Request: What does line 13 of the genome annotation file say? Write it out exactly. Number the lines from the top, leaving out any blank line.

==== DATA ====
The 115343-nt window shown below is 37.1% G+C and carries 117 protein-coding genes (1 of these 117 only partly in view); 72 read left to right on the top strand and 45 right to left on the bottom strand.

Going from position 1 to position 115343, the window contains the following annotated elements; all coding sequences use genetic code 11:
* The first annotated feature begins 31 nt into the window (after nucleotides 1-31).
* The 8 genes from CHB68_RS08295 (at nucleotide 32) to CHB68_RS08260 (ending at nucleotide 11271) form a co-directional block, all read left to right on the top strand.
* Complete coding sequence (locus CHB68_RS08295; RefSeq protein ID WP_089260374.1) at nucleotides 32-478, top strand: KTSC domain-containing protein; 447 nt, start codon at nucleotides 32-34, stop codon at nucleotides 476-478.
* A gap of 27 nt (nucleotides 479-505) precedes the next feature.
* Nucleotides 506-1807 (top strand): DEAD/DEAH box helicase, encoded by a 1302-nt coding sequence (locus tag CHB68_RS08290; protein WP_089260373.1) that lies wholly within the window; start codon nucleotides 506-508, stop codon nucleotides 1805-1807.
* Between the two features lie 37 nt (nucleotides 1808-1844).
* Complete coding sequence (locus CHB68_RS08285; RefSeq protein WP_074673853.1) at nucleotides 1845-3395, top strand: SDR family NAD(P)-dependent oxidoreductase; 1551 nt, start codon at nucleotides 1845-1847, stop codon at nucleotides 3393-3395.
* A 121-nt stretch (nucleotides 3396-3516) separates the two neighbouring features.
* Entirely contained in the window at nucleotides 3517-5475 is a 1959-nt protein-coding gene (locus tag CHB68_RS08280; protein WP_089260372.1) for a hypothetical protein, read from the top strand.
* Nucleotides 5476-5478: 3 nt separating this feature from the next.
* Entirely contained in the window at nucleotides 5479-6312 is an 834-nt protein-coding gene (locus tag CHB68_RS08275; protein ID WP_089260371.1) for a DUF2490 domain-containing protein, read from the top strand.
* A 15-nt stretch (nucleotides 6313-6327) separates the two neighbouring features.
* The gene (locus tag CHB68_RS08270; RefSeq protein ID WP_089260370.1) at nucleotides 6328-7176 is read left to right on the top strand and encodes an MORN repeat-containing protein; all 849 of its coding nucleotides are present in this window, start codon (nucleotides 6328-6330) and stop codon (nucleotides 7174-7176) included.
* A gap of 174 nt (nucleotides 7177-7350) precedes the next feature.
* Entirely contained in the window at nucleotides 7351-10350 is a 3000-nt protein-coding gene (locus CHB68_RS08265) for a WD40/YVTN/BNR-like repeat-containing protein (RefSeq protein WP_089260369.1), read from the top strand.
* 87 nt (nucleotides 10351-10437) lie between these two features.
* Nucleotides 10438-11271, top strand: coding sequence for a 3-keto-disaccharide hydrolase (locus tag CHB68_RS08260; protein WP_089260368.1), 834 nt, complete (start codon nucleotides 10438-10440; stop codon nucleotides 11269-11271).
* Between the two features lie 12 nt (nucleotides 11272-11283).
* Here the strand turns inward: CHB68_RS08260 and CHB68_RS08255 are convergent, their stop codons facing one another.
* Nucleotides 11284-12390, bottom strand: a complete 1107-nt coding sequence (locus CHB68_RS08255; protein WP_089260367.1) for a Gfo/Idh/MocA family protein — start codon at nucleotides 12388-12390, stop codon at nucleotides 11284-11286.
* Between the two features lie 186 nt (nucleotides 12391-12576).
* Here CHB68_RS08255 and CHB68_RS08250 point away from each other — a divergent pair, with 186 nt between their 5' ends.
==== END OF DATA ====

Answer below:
* Entirely contained in the window at nucleotides 5479-6312 is an 834-nt protein-coding gene (locus tag CHB68_RS08275; protein ID WP_089260371.1) for a DUF2490 domain-containing protein, read from the top strand.